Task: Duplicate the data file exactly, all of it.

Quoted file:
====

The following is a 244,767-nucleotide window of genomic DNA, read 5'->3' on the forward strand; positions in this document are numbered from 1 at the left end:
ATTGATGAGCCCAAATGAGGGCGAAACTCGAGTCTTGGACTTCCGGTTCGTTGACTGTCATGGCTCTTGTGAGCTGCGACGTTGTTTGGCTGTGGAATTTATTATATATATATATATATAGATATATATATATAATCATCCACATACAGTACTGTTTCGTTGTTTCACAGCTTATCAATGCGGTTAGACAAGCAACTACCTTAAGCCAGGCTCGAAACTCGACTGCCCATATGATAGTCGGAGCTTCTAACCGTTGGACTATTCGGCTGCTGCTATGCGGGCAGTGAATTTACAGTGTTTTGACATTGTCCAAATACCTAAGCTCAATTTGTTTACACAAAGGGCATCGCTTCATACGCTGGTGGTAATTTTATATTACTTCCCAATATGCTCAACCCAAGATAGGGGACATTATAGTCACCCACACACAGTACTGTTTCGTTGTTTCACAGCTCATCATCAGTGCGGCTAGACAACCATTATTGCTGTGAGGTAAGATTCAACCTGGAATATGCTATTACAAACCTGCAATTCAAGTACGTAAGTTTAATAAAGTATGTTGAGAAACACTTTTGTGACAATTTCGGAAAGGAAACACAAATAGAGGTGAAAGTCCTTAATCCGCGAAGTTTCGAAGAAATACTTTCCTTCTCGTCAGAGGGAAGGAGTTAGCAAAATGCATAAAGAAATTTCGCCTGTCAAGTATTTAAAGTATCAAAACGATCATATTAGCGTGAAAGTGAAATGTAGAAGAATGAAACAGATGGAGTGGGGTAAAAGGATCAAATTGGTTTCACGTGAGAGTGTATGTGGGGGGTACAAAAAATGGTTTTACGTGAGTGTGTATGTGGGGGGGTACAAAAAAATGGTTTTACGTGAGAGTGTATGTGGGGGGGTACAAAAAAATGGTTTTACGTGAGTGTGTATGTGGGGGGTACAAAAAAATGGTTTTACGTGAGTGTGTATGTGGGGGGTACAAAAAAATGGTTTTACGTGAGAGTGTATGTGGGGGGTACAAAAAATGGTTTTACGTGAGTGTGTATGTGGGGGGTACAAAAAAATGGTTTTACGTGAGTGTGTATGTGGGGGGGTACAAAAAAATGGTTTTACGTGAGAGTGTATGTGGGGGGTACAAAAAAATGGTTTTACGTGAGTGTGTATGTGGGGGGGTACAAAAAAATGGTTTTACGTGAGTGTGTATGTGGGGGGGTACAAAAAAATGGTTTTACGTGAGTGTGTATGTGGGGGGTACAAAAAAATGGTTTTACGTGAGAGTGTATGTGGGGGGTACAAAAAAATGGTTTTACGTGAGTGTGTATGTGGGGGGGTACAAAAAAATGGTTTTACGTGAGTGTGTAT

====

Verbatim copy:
The following is a 244,767-nucleotide window of genomic DNA, read 5'->3' on the forward strand; positions in this document are numbered from 1 at the left end:
ATTGATGAGCCCAAATGAGGGCGAAACTCGAGTCTTGGACTTCCGGTTCGTTGACTGTCATGGCTCTTGTGAGCTGCGACGTTGTTTGGCTGTGGAATTTATTATATATATATATATATAGATATATATATATAATCATCCACATACAGTACTGTTTCGTTGTTTCACAGCTTATCAATGCGGTTAGACAAGCAACTACCTTAAGCCAGGCTCGAAACTCGACTGCCCATATGATAGTCGGAGCTTCTAACCGTTGGACTATTCGGCTGCTGCTATGCGGGCAGTGAATTTACAGTGTTTTGACATTGTCCAAATACCTAAGCTCAATTTGTTTACACAAAGGGCATCGCTTCATACGCTGGTGGTAATTTTATATTACTTCCCAATATGCTCAACCCAAGATAGGGGACATTATAGTCACCCACACACAGTACTGTTTCGTTGTTTCACAGCTCATCATCAGTGCGGCTAGACAACCATTATTGCTGTGAGGTAAGATTCAACCTGGAATATGCTATTACAAACCTGCAATTCAAGTACGTAAGTTTAATAAAGTATGTTGAGAAACACTTTTGTGACAATTTCGGAAAGGAAACACAAATAGAGGTGAAAGTCCTTAATCCGCGAAGTTTCGAAGAAATACTTTCCTTCTCGTCAGAGGGAAGGAGTTAGCAAAATGCATAAAGAAATTTCGCCTGTCAAGTATTTAAAGTATCAAAACGATCATATTAGCGTGAAAGTGAAATGTAGAAGAATGAAACAGATGGAGTGGGGTAAAAGGATCAAATTGGTTTCACGTGAGAGTGTATGTGGGGGGTACAAAAAATGGTTTTACGTGAGTGTGTATGTGGGGGGGTACAAAAAAATGGTTTTACGTGAGAGTGTATGTGGGGGGGTACAAAAAAATGGTTTTACGTGAGTGTGTATGTGGGGGGTACAAAAAAATGGTTTTACGTGAGTGTGTATGTGGGGGGTACAAAAAAATGGTTTTACGTGAGAGTGTATGTGGGGGGTACAAAAAATGGTTTTACGTGAGTGTGTATGTGGGGGGTACAAAAAAATGGTTTTACGTGAGTGTGTATGTGGGGGGGTACAAAAAAATGGTTTTACGTGAGAGTGTATGTGGGGGGTACAAAAAAATGGTTTTACGTGAGTGTGTATGTGGGGGGGTACAAAAAAATGGTTTTACGTGAGTGTGTATGTGGGGGGGTACAAAAAAATGGTTTTACGTGAGTGTGTATGTGGGGGGTACAAAAAAATGGTTTTACGTGAGAGTGTATGTGGGGGGTACAAAAAAATGGTTTTACGTGAGTGTGTATGTGGGGGGGTACAAAAAAATGGTTTTACGTGAGTGTGTAT